The group recently drafted in consultancy BearingPoint to conduct a thorough organisational evaluation and advise Network Rail (High Speed) on attaining a ‘fit for purpose’ organisational standard – for which the consultancy was nominated at the 2019 MCA Awards. Meanwhile, ArupArcadis and Aecom have been contracted to help Colas Rail and Babcock Rail implement a decade-long framework for Network Rail, aimed at supporting the delivery of the next generation of rail systems, with the contracts said to be worth as much as £5 billion

How data insights helped Network Rail improve the South-East route

As Network Rail further aims to improve its performance and customer service offering, another area it has sought help from the consulting sector for is its South-East route. The network of railways connects London with the southern parts of the country, as well as with Europe, making it the busiest in the country, with more than 500 million passenger journeys per year. This crucial expanse of rail was plagued with small minute delays, which were impacting millions of passengers every day, while reducing the efficiency and capacity of the overall network – something Amey Consulting was selected to help solve.

Amey Consulting soon determined that with the sub-threshold delays to services only lasting for 1 or 2 minutes, most were not the subject of detailed root cause analysis, and this made their corrections almost impossible – with dire consequences. Without addressing these delays, passenger satisfaction would fall, while the capacity and efficiency of the network would be reduced, stinging the income of Network Rail even before a host of delay-related fines would hit the company.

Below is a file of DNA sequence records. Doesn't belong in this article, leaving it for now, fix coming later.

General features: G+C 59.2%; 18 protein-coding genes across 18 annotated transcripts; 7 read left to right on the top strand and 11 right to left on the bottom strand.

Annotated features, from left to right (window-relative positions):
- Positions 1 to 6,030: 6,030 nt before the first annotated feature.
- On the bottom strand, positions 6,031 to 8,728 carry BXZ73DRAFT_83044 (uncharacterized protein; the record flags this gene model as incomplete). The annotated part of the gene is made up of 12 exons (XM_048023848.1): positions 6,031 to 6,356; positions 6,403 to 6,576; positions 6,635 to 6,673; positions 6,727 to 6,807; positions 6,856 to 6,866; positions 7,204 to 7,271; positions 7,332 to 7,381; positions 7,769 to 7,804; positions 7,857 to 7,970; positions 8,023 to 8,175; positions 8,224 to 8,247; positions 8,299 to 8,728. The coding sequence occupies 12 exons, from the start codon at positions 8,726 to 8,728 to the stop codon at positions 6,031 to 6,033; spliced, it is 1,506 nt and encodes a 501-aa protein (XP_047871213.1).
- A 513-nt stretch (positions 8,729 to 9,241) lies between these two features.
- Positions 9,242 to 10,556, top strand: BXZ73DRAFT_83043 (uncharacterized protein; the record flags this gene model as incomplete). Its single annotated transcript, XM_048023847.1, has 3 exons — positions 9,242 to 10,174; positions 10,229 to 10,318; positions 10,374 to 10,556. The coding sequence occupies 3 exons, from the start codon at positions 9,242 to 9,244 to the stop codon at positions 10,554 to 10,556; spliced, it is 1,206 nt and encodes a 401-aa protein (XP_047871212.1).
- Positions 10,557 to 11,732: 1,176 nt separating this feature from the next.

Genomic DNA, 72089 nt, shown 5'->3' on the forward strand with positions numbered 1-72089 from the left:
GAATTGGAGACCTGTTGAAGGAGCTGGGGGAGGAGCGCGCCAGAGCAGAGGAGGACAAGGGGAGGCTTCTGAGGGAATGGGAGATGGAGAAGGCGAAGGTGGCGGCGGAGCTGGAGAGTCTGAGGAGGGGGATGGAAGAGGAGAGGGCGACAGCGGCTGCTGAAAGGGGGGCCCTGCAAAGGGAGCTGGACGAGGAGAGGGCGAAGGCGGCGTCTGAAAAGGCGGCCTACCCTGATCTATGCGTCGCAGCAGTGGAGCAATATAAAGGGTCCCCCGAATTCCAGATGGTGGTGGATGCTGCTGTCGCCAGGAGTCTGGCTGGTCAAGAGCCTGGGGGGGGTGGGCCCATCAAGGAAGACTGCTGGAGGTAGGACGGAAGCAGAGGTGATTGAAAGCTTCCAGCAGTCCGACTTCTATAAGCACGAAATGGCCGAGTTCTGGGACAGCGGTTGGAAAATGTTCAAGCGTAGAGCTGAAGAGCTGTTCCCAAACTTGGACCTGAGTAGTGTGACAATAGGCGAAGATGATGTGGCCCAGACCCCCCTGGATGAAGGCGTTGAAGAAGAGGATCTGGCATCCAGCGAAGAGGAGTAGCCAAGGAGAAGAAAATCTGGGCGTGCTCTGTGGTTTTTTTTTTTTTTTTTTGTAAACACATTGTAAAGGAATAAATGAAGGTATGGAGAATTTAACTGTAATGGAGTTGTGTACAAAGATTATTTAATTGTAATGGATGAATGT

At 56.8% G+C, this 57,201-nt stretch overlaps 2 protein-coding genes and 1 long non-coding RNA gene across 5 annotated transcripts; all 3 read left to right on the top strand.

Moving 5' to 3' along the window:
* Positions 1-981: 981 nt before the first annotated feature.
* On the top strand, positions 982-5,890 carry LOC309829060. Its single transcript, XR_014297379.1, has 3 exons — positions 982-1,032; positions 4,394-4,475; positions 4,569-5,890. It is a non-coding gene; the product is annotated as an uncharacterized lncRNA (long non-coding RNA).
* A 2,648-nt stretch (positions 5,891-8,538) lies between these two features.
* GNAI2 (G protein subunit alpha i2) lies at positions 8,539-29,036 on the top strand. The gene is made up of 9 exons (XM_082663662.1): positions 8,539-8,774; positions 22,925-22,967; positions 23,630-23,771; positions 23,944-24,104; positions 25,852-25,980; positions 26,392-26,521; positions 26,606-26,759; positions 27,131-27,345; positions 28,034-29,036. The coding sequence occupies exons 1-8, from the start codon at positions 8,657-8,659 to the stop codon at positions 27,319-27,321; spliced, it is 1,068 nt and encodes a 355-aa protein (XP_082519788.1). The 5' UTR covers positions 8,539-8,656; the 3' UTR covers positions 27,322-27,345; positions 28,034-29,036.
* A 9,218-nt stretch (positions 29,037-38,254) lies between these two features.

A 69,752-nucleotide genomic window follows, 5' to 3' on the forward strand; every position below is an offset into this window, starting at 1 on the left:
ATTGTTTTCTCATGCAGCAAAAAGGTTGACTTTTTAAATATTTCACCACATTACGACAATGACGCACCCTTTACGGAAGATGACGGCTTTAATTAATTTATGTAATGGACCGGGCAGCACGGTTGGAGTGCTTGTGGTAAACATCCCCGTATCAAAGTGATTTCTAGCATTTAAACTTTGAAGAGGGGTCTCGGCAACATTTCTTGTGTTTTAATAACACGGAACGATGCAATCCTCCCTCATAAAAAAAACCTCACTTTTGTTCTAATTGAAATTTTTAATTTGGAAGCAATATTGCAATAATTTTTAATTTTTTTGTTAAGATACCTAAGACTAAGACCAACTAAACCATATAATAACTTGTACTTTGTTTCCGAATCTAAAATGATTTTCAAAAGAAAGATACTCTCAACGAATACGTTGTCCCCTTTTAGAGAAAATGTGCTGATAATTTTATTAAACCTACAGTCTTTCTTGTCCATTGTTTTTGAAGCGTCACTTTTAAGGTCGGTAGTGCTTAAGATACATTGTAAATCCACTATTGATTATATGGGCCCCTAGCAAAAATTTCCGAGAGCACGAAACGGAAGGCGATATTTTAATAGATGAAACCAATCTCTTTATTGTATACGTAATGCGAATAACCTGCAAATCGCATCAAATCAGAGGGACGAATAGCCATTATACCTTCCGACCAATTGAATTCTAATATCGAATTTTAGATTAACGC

In order to help the client gain a better understanding of where, how, when and what these small delays occur, Amey Consulting looked to demonstrate the value of data-led consulting, with a significant reduction in delays within the first month of rolling out changes to key stations. The consultants embedded themselves in Network Rail’s team, helping them learn the key skills needed to support and apply data-driven solutions.